Melissa Ann Ashley
Billions of molecular lightbulbs, powered by invisible infrared photons, generate visible light
Columbia University scientists, in collaboration with researchers from Harvard, have succeeded in developing a chemical process to convert visible light into infrared energy, allowing innocuous radiation to penetrate living tissue and other materials without the damage caused by high-intensity light exposure.
"The findings are exciting because we were able to perform a series of complex chemical transformations that usually require high-energy, visible light using a noninvasive, infrared light source," said Tomislav Rovis, professor of chemistry at Columbia and co-author of the study. "One can imagine many potential applications where barriers are in the way to controlling matter. For example, the research holds promise for enhancing the reach and effectiveness of photodynamic therapy, whose full potential for managing cancer has yet to be realized."
The team, which includes Luis M. Campos, associate professor of chemistry at Columbia, and Daniel M. Congreve of the Rowland Institute at Harvard, carried out a series of experiments using small quantities of a novel compound that, when stimulated by light, can mediate the transfer of electrons between molecules that otherwise would react more slowly or not at all.
Their approach, known as triplet fusion upconversion, involves a chain of processes that essentially fuses two infrared photons into a single visible light photon. Most technologies only capture visible light, meaning the rest of the solar spectrum goes to waste. Triplet fusion upconversion can harvest low-energy infrared light and convert it to light that is then absorbed by the solar panels. Visible light is also easily reflected by many surfaces, whereas infrared light has longer wavelengths that can penetrate dense materials.
"With this technology, we were able to fine-tune infrared light to the necessary, longer wavelengths that allowed us to noninvasively pass through a wide range of barriers, such as paper, plastic molds, blood and tissue," Campos said. The researchers even pulsed light through two strips of bacon wrapped around a flask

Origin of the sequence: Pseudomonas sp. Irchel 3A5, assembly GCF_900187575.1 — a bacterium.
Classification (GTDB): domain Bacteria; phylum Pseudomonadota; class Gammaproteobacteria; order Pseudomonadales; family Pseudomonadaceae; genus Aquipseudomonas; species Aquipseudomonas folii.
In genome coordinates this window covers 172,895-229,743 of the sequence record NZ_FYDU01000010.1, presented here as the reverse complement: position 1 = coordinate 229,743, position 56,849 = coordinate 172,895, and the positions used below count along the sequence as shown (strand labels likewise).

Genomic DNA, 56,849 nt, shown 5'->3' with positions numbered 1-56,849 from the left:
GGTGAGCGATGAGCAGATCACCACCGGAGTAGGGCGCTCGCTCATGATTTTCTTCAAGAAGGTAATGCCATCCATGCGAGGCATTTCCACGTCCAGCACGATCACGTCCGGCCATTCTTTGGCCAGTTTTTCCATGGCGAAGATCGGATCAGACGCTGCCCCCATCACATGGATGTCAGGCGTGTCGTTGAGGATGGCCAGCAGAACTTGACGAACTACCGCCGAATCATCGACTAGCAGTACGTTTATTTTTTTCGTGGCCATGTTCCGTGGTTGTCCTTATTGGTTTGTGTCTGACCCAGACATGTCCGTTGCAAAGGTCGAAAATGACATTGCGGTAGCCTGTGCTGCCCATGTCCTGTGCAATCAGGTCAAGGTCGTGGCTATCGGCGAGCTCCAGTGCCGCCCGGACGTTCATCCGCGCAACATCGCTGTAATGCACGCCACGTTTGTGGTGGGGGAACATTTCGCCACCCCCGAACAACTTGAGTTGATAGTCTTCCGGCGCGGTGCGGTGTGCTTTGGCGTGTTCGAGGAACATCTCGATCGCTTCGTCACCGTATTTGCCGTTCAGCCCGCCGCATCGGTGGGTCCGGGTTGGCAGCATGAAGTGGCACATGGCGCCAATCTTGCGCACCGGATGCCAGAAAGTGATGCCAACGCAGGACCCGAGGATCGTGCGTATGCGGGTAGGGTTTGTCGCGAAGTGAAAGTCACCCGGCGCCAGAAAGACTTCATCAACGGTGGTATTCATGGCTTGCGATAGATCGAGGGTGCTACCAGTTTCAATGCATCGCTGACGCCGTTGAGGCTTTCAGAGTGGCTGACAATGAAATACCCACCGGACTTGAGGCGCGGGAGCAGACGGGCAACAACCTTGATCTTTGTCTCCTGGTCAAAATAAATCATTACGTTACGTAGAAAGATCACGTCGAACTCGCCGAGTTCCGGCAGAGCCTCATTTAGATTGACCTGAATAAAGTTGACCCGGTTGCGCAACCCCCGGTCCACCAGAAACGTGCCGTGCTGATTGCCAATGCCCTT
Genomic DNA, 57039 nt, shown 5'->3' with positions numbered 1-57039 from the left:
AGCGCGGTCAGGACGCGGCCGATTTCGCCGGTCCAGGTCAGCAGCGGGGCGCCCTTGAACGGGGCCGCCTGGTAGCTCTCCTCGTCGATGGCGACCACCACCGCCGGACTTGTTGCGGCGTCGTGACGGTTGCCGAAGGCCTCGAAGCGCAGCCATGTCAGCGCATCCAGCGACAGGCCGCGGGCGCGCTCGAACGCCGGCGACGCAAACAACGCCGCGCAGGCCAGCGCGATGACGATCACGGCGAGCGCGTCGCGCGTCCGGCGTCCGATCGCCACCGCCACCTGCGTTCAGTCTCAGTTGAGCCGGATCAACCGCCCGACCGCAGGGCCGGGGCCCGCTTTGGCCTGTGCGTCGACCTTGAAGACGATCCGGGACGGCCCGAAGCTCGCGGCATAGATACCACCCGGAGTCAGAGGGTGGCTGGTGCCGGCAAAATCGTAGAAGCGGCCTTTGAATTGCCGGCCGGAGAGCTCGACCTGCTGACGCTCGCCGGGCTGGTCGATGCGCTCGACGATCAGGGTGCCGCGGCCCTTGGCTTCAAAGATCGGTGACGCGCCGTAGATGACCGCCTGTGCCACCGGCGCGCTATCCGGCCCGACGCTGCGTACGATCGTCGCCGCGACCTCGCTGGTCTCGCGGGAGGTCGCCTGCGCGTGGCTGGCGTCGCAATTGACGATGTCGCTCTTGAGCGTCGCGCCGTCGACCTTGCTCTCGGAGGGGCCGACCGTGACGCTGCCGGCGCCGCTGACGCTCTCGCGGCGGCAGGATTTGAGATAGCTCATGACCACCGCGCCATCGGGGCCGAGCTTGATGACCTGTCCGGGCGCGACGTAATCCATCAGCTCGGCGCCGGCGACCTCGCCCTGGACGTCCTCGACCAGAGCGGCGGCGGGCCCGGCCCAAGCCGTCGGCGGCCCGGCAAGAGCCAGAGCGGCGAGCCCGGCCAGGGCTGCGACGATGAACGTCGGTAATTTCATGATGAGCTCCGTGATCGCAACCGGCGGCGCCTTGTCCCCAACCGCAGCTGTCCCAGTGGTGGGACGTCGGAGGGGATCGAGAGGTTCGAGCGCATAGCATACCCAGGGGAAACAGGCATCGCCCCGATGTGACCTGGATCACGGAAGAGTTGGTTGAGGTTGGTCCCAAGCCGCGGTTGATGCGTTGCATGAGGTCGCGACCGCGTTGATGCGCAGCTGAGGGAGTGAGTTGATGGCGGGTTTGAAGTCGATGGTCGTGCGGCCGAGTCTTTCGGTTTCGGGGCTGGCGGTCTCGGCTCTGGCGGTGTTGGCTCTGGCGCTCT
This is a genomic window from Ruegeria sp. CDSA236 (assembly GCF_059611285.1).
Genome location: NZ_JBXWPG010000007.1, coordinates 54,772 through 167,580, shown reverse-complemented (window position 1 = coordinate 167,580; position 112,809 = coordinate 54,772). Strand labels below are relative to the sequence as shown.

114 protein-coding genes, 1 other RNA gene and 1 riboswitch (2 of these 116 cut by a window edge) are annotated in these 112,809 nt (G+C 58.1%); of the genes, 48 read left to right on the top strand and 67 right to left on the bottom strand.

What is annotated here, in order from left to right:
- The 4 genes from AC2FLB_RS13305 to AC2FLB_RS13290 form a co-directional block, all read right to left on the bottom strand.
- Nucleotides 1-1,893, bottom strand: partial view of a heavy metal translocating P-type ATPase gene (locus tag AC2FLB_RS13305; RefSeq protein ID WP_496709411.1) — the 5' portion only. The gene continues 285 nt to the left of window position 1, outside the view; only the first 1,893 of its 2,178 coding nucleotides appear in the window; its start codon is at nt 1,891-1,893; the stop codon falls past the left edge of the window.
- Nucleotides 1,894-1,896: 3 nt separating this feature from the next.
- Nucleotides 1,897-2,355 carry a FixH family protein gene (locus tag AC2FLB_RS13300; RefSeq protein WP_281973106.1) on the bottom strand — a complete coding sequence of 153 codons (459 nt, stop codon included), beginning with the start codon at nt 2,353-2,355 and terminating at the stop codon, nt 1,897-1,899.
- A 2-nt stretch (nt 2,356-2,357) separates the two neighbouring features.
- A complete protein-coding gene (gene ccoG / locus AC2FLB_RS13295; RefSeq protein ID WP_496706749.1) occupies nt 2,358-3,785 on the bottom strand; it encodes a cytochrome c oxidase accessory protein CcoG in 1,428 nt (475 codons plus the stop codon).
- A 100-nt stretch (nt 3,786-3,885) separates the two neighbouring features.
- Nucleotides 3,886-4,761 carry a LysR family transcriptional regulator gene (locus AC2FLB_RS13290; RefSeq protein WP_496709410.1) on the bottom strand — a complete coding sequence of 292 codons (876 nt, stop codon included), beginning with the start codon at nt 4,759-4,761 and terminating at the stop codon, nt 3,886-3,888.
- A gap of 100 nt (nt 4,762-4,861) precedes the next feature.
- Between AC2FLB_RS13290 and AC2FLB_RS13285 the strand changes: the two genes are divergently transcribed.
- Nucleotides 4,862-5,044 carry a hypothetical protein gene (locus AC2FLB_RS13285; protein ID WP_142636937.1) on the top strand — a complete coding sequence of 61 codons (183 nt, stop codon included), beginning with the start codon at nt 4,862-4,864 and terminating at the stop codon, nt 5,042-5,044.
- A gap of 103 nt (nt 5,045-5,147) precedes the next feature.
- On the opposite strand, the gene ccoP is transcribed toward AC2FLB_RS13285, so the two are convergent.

Scientists have long tried to solve the problem of how to get visible light to penetrate skin and blood without damaging internal organs or healthy tissue. Photodynamic therapy (PDT), used to treat some cancers, employs a special drug, called a photosensitizer, that is triggered by light to produce a highly reactive form of oxygen that is able to kill or inhibit the growth of cancer cells.
Current photodynamic therapy is limited to the treatment of localized or surface cancers. "This new technology could bring PDT into areas of the body that were previously inaccessible," Rovis said.
"Rather than poisoning the entire body with a drug that causes the death of malignant cells and healthy cells, a nontoxic drug combined with infrared light could selectively target the tumor site and irradiate cancer cells."
The technology could have far-reaching impact. Infrared light therapy may be instrumental in treating a number of diseases and conditions, including traumatic brain injury, damaged nerves and spinal cords, hearing loss, as well as cancer.
Other potential applications include remote management of chemical storage solar power production and data storage, drug development, sensors, food safety methods, moldable bone-mimic composites and processing microelectronic components.
The researchers are currently testing photon-upconversion technologies in additional biological systems. "This opens up unprecedented opportunities to change the way light interacts with living organisms," Campos said. "In fact, right now we are employing upconversion techniques for tissue engineering and drug delivery."